National public-private partnership launches the National Action Alliance for Suicide Prevention Framework for Successful Messaging
Washington, DC – (June 18, 2014) Today the National Action Alliance for Suicide Prevention (Action Alliance) announces the launch of its highly-anticipated resource, the National Action Alliance for Suicide Prevention Framework for Successful Messaging at SuicidePreventionMessaging.org. The resource was created by the Action Alliance as part of its priority to change the public conversation about suicide and suicide prevention.
While recommendations exist to assist news and entertainment professionals in covering suicide prevention safely, little guidance has been available for those in suicide prevention and behavioral health to effectively communicate to the public about suicide. The Action Alliance Framework for Successful Messaging outlines how individuals and organizations working in suicide prevention and behavioral health promotion can promote hope, help, and resilience, and ultimately help save lives.
The Action Alliance Framework for Successful Messaging aims to reframe messages suggesting that suicide is hopeless and unsolvable by recommending that communications emphasize hope, resiliency, recovery, and prevention successes. Research shows that certain types of messaging about suicide deaths can increase risk among vulnerable individuals. Conversely, positive and safe messaging can help individuals in crisis find the help they need and educate the public about how they can be involved in preventing suicide.
“The Framework recognizes the important role that those of us in the suicide prevention and mental health fields have in helping to establish a balanced narrative around the issue—one that focuses on help and hope,” said Jack Benson, Partner at communications & marketing firm Reingold, and member of the Action Alliance’s Public Awareness and Education Task Force, which spearheaded the creation of this resource. “By focusing on messages of prevention, resources, and recovery, we can change the national conversation to let individuals know that many people do find help.”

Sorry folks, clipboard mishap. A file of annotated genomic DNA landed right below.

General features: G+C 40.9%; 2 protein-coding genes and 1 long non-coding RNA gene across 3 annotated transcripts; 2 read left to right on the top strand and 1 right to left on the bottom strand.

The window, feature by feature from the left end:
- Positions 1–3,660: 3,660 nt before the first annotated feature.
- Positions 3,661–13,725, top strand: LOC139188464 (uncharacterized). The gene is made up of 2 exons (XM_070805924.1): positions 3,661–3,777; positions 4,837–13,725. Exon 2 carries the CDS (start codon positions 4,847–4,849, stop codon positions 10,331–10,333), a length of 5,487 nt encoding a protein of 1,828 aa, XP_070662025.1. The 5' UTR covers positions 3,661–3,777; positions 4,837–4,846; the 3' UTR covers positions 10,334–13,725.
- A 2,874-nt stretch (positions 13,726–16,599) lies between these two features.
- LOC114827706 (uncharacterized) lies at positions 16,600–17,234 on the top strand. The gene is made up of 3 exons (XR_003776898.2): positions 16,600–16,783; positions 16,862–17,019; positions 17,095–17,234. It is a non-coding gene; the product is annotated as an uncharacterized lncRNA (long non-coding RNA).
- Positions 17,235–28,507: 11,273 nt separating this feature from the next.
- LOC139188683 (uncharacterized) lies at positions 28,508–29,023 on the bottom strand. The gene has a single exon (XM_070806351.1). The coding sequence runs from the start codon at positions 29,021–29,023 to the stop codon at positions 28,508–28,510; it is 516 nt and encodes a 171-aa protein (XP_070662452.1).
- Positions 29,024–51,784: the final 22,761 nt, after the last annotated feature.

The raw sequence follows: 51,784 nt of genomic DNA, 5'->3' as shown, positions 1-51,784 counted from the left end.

The Framework for Successful Messaging outlines four key factors to consider when developing public messages about suicide, which are Strategy, Safety, “Positive Narrative" about suicide, and Guidelines. The website explains these four factors in detail and provides examples to illustrate the four components. The Action Alliance Framework for Successful Messaging will be useful for an array of organizations and individuals, including suicide prevention organizations, government officials, mental health organizations, researchers, community-based organizations, institutions conducting suicide prevention activities (such as colleges, schools, workplaces, and faith communities), advocacy groups, and individuals speaking to the public about their personal experiences, such as surviving a suicide attempt or losing a loved one to suicide. The Framework can help guide all types of communications about suicide, such as educational materials for the public, social media, newsletters, website content, event publicity, and public talks.
Access the resource today at SuicidePreventionMessaging.org to help change the conversation and save lives.
The National Action Alliance for Suicide Prevention (www.ActionAllianceforSuicidePrevention.org) is the public-private partnership working to advance the National Strategy for Suicide Prevention and make suicide prevention a national priority. Education Development Center, Inc. (EDC) operates the Secretariat for the Action Alliance, which was launched in 2010 by former U.S. Health and Human Services Secretary Kathleen Sebelius and former U.S. Defense Secretary Robert Gates with the goal of saving 20,000 lives in five years.
Contact: Liliya Melnyk, Communications Coordinator, 617-618-2457, firstname.lastname@example.org
The Action Alliance is supported by grants (1 U79SM062297) from the Substance Abuse and Mental Health Services Administration (SAMHSA), U.S. Department of Health and Human Services (DHHS). No official endorsement by SAMHSA or DHHS for the information on this website is intended or should be inferred.
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